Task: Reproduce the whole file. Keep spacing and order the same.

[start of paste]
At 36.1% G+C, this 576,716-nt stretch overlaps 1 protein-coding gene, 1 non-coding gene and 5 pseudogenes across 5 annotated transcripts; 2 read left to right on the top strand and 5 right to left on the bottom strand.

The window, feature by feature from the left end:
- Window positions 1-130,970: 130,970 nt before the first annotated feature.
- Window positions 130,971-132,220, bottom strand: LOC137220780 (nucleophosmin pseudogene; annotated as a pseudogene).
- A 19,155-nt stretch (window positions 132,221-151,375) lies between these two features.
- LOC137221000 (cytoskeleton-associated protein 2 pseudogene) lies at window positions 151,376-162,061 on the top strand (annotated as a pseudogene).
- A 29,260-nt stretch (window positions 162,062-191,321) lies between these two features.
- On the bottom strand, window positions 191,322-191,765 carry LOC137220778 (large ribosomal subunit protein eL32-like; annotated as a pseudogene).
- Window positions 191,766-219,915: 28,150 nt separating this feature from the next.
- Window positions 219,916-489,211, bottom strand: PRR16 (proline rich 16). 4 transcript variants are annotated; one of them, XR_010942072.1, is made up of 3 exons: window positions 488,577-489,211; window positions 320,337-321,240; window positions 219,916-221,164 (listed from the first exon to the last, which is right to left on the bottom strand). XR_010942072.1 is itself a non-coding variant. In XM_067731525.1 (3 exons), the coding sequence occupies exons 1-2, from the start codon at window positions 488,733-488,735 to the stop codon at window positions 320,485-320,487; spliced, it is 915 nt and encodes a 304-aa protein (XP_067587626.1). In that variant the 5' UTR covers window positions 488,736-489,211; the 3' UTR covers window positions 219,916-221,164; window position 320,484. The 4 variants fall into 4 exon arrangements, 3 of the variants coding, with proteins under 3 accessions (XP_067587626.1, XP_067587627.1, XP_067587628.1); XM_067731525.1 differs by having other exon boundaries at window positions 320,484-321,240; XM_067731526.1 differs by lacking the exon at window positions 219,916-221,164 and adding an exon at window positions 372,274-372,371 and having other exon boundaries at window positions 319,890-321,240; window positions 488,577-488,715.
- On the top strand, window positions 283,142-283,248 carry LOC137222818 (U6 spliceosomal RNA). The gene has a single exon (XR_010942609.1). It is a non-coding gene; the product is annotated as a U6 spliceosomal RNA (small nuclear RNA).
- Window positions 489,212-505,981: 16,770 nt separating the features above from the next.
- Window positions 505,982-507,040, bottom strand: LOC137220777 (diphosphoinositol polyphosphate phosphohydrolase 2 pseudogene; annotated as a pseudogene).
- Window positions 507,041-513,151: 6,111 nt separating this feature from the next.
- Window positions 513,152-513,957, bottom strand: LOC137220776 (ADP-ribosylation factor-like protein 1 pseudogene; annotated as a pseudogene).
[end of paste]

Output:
At 36.1% G+C, this 576,716-nt stretch overlaps 1 protein-coding gene, 1 non-coding gene and 5 pseudogenes across 5 annotated transcripts; 2 read left to right on the top strand and 5 right to left on the bottom strand.

The window, feature by feature from the left end:
- Window positions 1-130,970: 130,970 nt before the first annotated feature.
- Window positions 130,971-132,220, bottom strand: LOC137220780 (nucleophosmin pseudogene; annotated as a pseudogene).
- A 19,155-nt stretch (window positions 132,221-151,375) lies between these two features.
- LOC137221000 (cytoskeleton-associated protein 2 pseudogene) lies at window positions 151,376-162,061 on the top strand (annotated as a pseudogene).
- A 29,260-nt stretch (window positions 162,062-191,321) lies between these two features.
- On the bottom strand, window positions 191,322-191,765 carry LOC137220778 (large ribosomal subunit protein eL32-like; annotated as a pseudogene).
- Window positions 191,766-219,915: 28,150 nt separating this feature from the next.
- Window positions 219,916-489,211, bottom strand: PRR16 (proline rich 16). 4 transcript variants are annotated; one of them, XR_010942072.1, is made up of 3 exons: window positions 488,577-489,211; window positions 320,337-321,240; window positions 219,916-221,164 (listed from the first exon to the last, which is right to left on the bottom strand). XR_010942072.1 is itself a non-coding variant. In XM_067731525.1 (3 exons), the coding sequence occupies exons 1-2, from the start codon at window positions 488,733-488,735 to the stop codon at window positions 320,485-320,487; spliced, it is 915 nt and encodes a 304-aa protein (XP_067587626.1). In that variant the 5' UTR covers window positions 488,736-489,211; the 3' UTR covers window positions 219,916-221,164; window position 320,484. The 4 variants fall into 4 exon arrangements, 3 of the variants coding, with proteins under 3 accessions (XP_067587626.1, XP_067587627.1, XP_067587628.1); XM_067731525.1 differs by having other exon boundaries at window positions 320,484-321,240; XM_067731526.1 differs by lacking the exon at window positions 219,916-221,164 and adding an exon at window positions 372,274-372,371 and having other exon boundaries at window positions 319,890-321,240; window positions 488,577-488,715.
- On the top strand, window positions 283,142-283,248 carry LOC137222818 (U6 spliceosomal RNA). The gene has a single exon (XR_010942609.1). It is a non-coding gene; the product is annotated as a U6 spliceosomal RNA (small nuclear RNA).
- Window positions 489,212-505,981: 16,770 nt separating the features above from the next.
- Window positions 505,982-507,040, bottom strand: LOC137220777 (diphosphoinositol polyphosphate phosphohydrolase 2 pseudogene; annotated as a pseudogene).
- Window positions 507,041-513,151: 6,111 nt separating this feature from the next.
- Window positions 513,152-513,957, bottom strand: LOC137220776 (ADP-ribosylation factor-like protein 1 pseudogene; annotated as a pseudogene).